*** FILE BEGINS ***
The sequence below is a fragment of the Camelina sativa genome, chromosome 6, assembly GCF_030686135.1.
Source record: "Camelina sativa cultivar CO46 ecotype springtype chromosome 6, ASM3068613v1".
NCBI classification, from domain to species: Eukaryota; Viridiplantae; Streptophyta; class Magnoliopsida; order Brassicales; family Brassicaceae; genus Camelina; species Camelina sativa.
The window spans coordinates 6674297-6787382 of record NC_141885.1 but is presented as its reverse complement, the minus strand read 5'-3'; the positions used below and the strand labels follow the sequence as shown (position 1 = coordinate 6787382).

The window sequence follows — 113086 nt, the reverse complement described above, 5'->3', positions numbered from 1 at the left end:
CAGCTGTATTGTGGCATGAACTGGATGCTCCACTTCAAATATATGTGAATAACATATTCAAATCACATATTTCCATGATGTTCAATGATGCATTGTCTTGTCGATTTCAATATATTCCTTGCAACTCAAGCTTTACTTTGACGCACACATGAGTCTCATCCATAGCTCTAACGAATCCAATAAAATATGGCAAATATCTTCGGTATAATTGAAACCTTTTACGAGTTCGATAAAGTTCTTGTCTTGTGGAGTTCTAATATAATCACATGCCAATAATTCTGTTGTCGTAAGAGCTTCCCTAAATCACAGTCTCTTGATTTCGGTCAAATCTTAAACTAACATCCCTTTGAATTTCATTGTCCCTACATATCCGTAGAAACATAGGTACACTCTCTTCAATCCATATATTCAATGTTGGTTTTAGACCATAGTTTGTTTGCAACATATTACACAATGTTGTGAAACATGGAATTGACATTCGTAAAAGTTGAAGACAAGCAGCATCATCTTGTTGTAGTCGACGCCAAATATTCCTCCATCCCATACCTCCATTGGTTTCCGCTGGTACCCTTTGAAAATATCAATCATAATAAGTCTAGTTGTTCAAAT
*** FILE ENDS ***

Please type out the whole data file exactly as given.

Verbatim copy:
The sequence below is a fragment of the Camelina sativa genome, chromosome 6, assembly GCF_030686135.1.
Source record: "Camelina sativa cultivar CO46 ecotype springtype chromosome 6, ASM3068613v1".
NCBI classification, from domain to species: Eukaryota; Viridiplantae; Streptophyta; class Magnoliopsida; order Brassicales; family Brassicaceae; genus Camelina; species Camelina sativa.
The window spans coordinates 6674297-6787382 of record NC_141885.1 but is presented as its reverse complement, the minus strand read 5'-3'; the positions used below and the strand labels follow the sequence as shown (position 1 = coordinate 6787382).

The window sequence follows — 113086 nt, the reverse complement described above, 5'->3', positions numbered from 1 at the left end:
CAGCTGTATTGTGGCATGAACTGGATGCTCCACTTCAAATATATGTGAATAACATATTCAAATCACATATTTCCATGATGTTCAATGATGCATTGTCTTGTCGATTTCAATATATTCCTTGCAACTCAAGCTTTACTTTGACGCACACATGAGTCTCATCCATAGCTCTAACGAATCCAATAAAATATGGCAAATATCTTCGGTATAATTGAAACCTTTTACGAGTTCGATAAAGTTCTTGTCTTGTGGAGTTCTAATATAATCACATGCCAATAATTCTGTTGTCGTAAGAGCTTCCCTAAATCACAGTCTCTTGATTTCGGTCAAATCTTAAACTAACATCCCTTTGAATTTCATTGTCCCTACATATCCGTAGAAACATAGGTACACTCTCTTCAATCCATATATTCAATGTTGGTTTTAGACCATAGTTTGTTTGCAACATATTACACAATGTTGTGAAACATGGAATTGACATTCGTAAAAGTTGAAGACAAGCAGCATCATCTTGTTGTAGTCGACGCCAAATATTCCTCCATCCCATACCTCCATTGGTTTCCGCTGGTACCCTTTGAAAATATCAATCATAATAAGTCTAGTTGTTCAAAT